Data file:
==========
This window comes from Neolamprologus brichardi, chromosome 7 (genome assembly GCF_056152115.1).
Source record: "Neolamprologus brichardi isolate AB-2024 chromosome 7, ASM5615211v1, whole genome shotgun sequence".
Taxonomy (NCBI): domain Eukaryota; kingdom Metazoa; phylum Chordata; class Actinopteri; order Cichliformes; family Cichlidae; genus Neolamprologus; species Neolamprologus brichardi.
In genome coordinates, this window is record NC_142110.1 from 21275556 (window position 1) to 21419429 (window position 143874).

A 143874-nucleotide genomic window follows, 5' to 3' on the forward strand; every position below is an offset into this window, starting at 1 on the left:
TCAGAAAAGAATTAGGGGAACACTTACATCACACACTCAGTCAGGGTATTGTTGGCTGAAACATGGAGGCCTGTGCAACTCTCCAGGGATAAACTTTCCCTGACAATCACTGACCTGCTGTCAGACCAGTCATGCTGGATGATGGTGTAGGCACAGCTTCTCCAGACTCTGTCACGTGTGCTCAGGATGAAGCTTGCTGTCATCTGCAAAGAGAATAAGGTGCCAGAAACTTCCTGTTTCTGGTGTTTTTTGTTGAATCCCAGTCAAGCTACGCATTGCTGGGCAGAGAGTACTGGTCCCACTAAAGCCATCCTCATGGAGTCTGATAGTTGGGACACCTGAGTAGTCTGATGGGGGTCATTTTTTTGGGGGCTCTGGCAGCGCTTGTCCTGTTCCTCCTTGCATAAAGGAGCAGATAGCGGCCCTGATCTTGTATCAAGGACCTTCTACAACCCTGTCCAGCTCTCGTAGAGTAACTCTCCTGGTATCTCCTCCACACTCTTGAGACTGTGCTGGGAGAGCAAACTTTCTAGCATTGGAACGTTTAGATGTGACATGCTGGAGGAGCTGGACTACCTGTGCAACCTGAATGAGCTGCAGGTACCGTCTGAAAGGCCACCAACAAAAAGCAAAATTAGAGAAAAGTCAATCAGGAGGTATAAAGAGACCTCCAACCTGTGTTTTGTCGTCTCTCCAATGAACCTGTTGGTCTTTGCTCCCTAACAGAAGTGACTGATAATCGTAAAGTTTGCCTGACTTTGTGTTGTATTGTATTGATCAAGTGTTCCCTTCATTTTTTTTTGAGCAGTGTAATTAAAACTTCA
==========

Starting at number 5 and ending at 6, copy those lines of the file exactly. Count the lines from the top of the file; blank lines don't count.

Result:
A 143874-nucleotide genomic window follows, 5' to 3' on the forward strand; every position below is an offset into this window, starting at 1 on the left:
TCAGAAAAGAATTAGGGGAACACTTACATCACACACTCAGTCAGGGTATTGTTGGCTGAAACATGGAGGCCTGTGCAACTCTCCAGGGATAAACTTTCCCTGACAATCACTGACCTGCTGTCAGACCAGTCATGCTGGATGATGGTGTAGGCACAGCTTCTCCAGACTCTGTCACGTGTGCTCAGGATGAAGCTTGCTGTCATCTGCAAAGAGAATAAGGTGCCAGAAACTTCCTGTTTCTGGTGTTTTTTGTTGAATCCCAGTCAAGCTACGCATTGCTGGGCAGAGAGTACTGGTCCCACTAAAGCCATCCTCATGGAGTCTGATAGTTGGGACACCTGAGTAGTCTGATGGGGGTCATTTTTTTGGGGGCTCTGGCAGCGCTTGTCCTGTTCCTCCTTGCATAAAGGAGCAGATAGCGGCCCTGATCTTGTATCAAGGACCTTCTACAACCCTGTCCAGCTCTCGTAGAGTAACTCTCCTGGTATCTCCTCCACACTCTTGAGACTGTGCTGGGAGAGCAAACTTTCTAGCATTGGAACGTTTAGATGTGACATGCTGGAGGAGCTGGACTACCTGTGCAACCTGAATGAGCTGCAGGTACCGTCTGAAAGGCCACCAACAAAAAGCAAAATTAGAGAAAAGTCAATCAGGAGGTATAAAGAGACCTCCAACCTGTGTTTTGTCGTCTCTCCAATGAACCTGTTGGTCTTTGCTCCCTAACAGAAGTGACTGATAATCGTAAAGTTTGCCTGACTTTGTGTTGTATTGTATTGATCAAGTGTTCCCTTCATTTTTTTTTGAGCAGTGTAATTAAAACTTCA